A new study reports altering activity in the amygdala can eliminate cravings for sweet foods. Researchers believe the findings could help develop new treatments for eating disorders.
Researchers report taste information received from different parts of a fly's body is processed differently in the brain.The findings suggest different taste organs could have different functions.
Whether you stand up to eat or sit for dinner, your posture influences how much you enjoy your meal. Standing to eat mutes taste perception and reduces sensory sensitivity, resulting in a decreased enjoyment of food.
Taste perception appears to be controlled by dopamine in fruit fly models. Tracing the neural pathway, researchers found the same pathways were associated with controlling learning and memory. The network also appears to enhance taste sensations. Researchers also discovered eating lots of sugar suppresses sweet taste perception.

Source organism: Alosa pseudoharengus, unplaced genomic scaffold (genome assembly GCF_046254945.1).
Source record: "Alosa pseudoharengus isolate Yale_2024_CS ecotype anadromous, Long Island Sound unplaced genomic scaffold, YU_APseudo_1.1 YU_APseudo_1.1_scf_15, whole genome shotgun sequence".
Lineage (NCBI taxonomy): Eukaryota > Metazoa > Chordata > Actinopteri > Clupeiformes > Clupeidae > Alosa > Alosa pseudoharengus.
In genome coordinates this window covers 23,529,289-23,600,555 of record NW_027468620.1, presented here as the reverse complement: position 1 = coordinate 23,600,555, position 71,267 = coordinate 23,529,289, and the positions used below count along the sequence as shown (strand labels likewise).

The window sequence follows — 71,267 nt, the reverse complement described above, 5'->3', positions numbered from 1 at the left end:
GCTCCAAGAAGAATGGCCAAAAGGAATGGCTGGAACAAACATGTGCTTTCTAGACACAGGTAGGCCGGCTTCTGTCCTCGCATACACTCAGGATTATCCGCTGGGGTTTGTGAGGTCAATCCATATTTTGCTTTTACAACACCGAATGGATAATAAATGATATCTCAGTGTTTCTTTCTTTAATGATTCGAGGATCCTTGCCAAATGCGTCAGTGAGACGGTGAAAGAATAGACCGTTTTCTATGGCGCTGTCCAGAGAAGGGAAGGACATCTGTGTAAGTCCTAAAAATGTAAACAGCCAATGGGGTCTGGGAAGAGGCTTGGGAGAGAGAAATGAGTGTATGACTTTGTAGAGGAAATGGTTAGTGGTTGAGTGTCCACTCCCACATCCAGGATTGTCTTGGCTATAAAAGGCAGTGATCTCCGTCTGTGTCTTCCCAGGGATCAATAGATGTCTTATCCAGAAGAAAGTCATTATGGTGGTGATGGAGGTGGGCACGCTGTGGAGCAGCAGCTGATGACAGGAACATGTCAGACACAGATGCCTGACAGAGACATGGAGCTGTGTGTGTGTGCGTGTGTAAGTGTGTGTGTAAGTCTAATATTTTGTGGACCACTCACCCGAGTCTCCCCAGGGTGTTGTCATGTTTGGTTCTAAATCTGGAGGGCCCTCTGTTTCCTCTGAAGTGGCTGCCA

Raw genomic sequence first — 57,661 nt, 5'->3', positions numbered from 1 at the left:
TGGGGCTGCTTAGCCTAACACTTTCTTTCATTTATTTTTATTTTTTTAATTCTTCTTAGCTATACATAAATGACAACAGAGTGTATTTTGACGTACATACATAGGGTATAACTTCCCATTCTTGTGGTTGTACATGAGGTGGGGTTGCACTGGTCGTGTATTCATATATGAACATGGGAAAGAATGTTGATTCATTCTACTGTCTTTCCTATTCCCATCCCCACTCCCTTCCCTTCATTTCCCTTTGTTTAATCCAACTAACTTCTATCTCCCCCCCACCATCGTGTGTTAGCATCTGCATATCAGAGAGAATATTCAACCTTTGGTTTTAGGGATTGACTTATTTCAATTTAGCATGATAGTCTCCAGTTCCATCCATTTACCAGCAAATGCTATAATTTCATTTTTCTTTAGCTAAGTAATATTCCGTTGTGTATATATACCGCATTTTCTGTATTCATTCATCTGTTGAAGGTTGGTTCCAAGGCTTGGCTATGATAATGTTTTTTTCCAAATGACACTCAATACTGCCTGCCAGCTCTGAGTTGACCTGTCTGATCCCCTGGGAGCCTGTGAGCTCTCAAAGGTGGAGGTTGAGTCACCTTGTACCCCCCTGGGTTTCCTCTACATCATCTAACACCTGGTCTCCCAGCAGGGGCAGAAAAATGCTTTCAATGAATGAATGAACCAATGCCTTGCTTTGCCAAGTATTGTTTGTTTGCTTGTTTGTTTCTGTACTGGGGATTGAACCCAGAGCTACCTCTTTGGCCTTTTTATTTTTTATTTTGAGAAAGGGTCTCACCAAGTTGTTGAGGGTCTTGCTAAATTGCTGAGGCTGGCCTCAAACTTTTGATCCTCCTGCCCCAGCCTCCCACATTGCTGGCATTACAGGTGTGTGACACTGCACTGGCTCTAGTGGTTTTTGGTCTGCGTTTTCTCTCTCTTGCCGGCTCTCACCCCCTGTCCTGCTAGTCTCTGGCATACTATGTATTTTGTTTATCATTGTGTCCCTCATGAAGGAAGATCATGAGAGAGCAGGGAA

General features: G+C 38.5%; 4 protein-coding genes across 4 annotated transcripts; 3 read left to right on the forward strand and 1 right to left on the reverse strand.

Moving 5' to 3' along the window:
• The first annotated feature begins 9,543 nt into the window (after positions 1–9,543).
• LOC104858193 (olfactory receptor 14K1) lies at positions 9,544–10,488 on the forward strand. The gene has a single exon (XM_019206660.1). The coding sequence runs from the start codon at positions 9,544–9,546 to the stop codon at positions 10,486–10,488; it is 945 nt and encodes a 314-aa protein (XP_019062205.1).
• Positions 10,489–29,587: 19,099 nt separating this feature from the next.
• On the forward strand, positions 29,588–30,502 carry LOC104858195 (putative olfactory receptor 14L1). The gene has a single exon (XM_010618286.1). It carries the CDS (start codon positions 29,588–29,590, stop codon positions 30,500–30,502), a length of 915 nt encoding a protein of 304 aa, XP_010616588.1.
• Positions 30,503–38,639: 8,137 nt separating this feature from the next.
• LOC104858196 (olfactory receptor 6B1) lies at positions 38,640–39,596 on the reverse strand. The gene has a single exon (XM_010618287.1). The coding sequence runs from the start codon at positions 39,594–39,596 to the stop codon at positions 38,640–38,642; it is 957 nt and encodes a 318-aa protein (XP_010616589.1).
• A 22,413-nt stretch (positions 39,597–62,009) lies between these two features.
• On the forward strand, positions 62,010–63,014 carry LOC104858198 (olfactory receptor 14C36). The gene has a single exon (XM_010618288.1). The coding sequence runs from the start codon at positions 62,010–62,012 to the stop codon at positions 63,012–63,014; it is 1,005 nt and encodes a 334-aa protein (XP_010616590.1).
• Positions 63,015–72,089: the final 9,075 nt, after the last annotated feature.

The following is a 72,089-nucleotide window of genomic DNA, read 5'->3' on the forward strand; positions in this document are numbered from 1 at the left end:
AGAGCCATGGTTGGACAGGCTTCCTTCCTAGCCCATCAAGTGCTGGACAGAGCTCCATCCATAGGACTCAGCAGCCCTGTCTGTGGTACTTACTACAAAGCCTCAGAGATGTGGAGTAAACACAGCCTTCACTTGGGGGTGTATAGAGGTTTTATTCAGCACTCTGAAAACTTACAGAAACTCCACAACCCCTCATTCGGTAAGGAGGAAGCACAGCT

Researchers question why many of us are unable to live without our daily cup of coffee. According to a new study, bitter tastes are a natural warning system to protect the body from harmful substances, yet people with heightened ability to detect the bitter taste of coffee learn to associate it with positive things and tend to drink more than those with lower sensitivity. Researchers say this sensitivity is caused by genetic variants.
Researchers report caffeinated drinks reduce our ability to taste just how sweet something is. Ironically, this makes us crave sweet tastes more.
Researchers shed new light on how stem cells on the tongue grow into different types of mature taste cells dedicated to specific tastes.
Flavored e-cigarette tobacco engages the taste system, while non-flavored vaped nicotine triggers the brain's reward system in a similar way observed when people smoke traditional cigarettes.